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LYDEN – When Katherine Wells moved to her mesa-side property above the Rio Grande in 1992, she knew that a number of petroglyphs were around – maybe hundreds.
But as the number of discoveries has continued to grow, she and a band of supporters are working to protect tens of thousands of drawings that have been pecked into the basalt boulders along the 12 miles of the Mesa Prieta.
“There are 27,000 (petroglyphs) at Petroglyph National Monument in Albuquerque. It became a monument because Albuquerque was running over it,” she said. “We don’t have Albuquerque, but this site is as important.”
On the 156 acres she donated in 2007 to The Archaeological Conservancy, now called the Wells Petroglyph Preserve, some 6,000 petroglyphs have been recorded and a total of 9,000 are estimated to exist on the land, situated west of the Rio Grande between Alcalde and Velarde. Recently, the Cultural Landscape Foundation in Washington, D.C., recognized that preserve as among 11 threatened areas around the nation.
And along the entire Mesa Prieta, which stretches to the confluence of the Rio Grande and Rio Chama, and the first Spanish settlement of San Gabriel, some 70,000 petroglyphs are estimated to exist. They include abstract images, except for human handprints and animal footprints, from the Archaic Period (2,000 to 5,000 years ago), a host of human, animal, cosmic and geometric forms from the Puebloan Period (beginning in 1200 A.D.), and even more from the Historic Period, which begins with the Spanish arrival in 1598 around Ohkay Owingeh.
Schoolchildren are told the first Thanksgiving occurred after the English arrived at Plymouth Rock in 1620, noted archaeologist Janet MacKenzie, a part-time employee with the petroglyph preserve. More likely, she said, the event occurred earlier when the Spanish were huddling in the cold on the Ohkay Owingeh plaza, with the Indians feeding them.
“There are a higher percentage of Spanish Colonial images here than elsewhere,” said Steve Jenison, president of the board for the Mesa Prieta Petroglyph Project, which has 90 volunteers who use GPS coordinates, photos and drawings to document every image they find.
Among them are images of flute-playing animals, thought to be unique to the site. “That’s not been seen elsewhere,” he said.
Crosses are common, but a Historic Period image that hasn’t been seen at other sites appears to be a Spanish crown-wearing heraldic lion with a noble curve in its upheld tail. “We’ve not heard of heraldic lions (as petroglyphs) anywhere else,” Wells said. Some of the images appear to mirror the Spanish style, while others seem to be adapted by the Pueblo people to their style.
And even later images are what many would term graffiti, including initials of men involved with the WPA (Works Progress Administration) during the Depression, and local names, such as a large “Naranjo” written across one rock face.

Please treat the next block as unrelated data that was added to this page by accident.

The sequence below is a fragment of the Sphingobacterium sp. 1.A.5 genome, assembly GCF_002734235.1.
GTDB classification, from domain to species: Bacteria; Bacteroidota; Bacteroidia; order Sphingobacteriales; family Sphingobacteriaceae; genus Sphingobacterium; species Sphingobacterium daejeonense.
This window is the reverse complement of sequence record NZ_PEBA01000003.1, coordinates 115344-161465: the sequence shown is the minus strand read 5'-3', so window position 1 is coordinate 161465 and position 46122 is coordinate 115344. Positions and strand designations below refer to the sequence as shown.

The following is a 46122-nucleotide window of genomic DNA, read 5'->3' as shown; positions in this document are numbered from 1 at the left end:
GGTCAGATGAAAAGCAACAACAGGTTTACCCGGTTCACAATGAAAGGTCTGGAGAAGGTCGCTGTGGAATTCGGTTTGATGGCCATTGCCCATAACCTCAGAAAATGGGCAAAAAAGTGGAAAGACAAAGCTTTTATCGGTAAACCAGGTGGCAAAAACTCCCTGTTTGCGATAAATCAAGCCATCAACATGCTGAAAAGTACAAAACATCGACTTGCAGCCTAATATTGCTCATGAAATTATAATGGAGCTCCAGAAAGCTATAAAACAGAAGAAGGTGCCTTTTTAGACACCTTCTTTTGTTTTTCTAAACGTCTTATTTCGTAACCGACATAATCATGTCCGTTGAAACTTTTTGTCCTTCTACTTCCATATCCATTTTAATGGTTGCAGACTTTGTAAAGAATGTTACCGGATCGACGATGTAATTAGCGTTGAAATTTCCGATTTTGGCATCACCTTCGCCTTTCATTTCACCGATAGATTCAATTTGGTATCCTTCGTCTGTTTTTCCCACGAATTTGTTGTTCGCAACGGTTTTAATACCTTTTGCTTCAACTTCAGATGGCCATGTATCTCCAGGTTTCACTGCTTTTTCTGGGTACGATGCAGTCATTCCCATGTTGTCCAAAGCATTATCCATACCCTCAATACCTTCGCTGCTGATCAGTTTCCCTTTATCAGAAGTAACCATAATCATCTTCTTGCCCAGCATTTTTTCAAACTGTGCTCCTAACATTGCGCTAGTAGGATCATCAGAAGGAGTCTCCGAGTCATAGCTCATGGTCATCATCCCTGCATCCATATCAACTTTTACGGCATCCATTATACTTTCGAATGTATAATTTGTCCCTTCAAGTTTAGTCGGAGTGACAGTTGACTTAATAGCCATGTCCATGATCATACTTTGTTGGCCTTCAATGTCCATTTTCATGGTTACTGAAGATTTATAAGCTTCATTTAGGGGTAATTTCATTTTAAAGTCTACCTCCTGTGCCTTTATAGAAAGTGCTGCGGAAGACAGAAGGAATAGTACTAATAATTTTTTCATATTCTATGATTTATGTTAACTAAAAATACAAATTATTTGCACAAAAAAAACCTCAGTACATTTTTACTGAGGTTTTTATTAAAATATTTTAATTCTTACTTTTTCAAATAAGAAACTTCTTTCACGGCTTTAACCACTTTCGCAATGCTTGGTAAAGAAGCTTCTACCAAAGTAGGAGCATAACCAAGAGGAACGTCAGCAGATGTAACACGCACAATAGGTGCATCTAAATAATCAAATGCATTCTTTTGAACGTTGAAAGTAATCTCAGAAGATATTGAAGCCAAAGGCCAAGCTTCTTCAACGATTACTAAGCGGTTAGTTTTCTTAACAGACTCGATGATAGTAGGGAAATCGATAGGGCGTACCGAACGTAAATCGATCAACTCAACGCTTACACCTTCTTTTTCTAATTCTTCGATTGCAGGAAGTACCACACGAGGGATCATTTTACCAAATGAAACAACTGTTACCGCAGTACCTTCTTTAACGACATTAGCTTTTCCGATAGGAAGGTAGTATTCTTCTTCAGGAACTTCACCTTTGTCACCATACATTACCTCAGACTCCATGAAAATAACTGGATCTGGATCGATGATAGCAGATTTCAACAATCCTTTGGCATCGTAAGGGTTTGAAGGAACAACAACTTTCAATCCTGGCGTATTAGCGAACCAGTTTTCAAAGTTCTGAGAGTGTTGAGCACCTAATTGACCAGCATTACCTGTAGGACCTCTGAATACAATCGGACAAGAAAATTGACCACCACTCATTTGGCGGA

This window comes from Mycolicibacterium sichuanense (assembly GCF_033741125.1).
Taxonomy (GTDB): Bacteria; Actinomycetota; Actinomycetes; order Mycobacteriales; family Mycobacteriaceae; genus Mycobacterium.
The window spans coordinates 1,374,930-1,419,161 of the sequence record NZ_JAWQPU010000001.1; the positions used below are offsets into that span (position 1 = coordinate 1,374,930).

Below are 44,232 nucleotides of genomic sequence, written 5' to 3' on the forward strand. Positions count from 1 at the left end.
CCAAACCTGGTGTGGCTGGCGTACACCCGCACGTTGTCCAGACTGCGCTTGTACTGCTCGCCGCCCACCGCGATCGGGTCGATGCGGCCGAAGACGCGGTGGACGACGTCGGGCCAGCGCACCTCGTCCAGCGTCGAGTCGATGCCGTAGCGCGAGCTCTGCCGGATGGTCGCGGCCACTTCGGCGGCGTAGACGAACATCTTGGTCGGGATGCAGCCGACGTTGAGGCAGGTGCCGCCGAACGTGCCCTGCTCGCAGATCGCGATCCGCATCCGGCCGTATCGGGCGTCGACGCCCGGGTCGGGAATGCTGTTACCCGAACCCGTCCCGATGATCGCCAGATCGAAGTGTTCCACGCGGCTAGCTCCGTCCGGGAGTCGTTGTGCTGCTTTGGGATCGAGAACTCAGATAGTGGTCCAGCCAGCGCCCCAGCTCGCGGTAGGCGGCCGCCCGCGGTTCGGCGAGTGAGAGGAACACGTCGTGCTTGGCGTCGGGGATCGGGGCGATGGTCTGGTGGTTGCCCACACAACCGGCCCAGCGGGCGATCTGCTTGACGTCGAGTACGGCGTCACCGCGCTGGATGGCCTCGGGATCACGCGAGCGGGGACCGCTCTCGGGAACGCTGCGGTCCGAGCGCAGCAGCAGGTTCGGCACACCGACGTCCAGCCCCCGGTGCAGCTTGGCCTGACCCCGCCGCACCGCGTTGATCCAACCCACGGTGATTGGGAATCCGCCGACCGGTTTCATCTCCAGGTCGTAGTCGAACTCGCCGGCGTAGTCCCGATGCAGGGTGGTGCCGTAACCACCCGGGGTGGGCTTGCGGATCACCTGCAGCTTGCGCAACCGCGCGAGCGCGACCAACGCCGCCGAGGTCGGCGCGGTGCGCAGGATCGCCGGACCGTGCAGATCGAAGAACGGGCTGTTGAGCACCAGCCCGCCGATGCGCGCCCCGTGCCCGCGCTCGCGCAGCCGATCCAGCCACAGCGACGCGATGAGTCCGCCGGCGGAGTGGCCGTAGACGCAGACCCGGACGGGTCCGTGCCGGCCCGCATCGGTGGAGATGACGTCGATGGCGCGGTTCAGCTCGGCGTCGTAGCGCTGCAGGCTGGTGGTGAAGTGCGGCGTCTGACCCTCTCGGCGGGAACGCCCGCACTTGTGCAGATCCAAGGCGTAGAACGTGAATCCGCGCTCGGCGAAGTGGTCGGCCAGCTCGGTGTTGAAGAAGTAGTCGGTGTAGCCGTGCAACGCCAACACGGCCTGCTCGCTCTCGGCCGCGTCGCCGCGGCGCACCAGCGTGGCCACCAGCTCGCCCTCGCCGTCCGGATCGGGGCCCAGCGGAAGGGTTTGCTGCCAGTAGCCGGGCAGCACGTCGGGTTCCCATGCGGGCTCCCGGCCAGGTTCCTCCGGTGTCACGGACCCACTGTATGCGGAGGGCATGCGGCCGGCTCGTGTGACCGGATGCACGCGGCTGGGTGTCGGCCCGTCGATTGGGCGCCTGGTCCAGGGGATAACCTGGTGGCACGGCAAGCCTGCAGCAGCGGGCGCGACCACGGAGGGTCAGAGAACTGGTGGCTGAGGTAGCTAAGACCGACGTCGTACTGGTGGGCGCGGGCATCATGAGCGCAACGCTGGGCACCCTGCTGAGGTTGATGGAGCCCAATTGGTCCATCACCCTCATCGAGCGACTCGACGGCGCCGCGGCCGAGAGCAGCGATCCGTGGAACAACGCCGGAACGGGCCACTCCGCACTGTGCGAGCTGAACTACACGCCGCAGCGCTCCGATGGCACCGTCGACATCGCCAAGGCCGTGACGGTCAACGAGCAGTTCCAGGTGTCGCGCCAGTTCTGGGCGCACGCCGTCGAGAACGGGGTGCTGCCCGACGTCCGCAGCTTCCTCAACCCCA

Local students in 4th to 7th grade are offered a curriculum, taught by their regular teachers but prepared on behalf of the Wells Petroglyph Preserve, about the petroglyphs. It focused on the Pueblo aspect of the designs, but recently a new section was added to discuss the Spanish influence on some of the works, Wells said.
The students also get to visit the preserve, which now has six trails that are open to the general public during two tours in the spring and two in the fall, said MacKenzie. Some 70 to 75 people a year also visit on private tours offered to research societies and other groups. Often, such tours are a reward that service groups, such as Kitchen Angels, give to their volunteers, she said.
What they encounter is a feast for the eyes and a trigger to the imagination.
Circles large and small, believed to be war shields, contain a rich variety of geometric designs within them. Other common images include hump-backed human figures playing a flute – also snakes, spirals and suns.
Human figures include possible depictions of women giving birth, men holding a war shield and some that are more enigmatic. One looks like a woman feeding a goose.
Another human figure could be interpreted as clutching a rope with multiple knots, leading one to wonder if it represented the runner who brought the message to area communities about the planned Pueblo Revolt in 1680, said Jenison.
War clubs and one-pole ladders appear, as well as random peckings on rock faces that could represent stars or rain or – who knows? Many animals decorate the basalt boulders, including four-legged critters that could be dogs, coyotes, mountain lions or something else, turtles or frogs, and birds that may be real or mythic.
You can find grinding surfaces, along with tiny, cup-like depressions carved into rocks. Such cups are found around the world, MacKenzie said, but their purpose isn’t always known. In some places, it’s thought that “rock flour” from the depressions was used in poultices or healing drinks, she added.
At this point, the advocates aren’t calling for a particular form of protection for the petroglyphs, noting that many of them along the mesa are on private land. But they do want people to start thinking about what they have here and what should be done to preserve it.
“Only the federal government has the resources to protect (the petroglyphs) and remediate erosion problems,” Wells said.
“We see ourselves as documenting and making available information on what we have here. I think the consensus of everyone is that this is a very important site,” Jenison said, adding that it needs to be managed to protect the cultural and historic images. “Something needs to happen,” he said.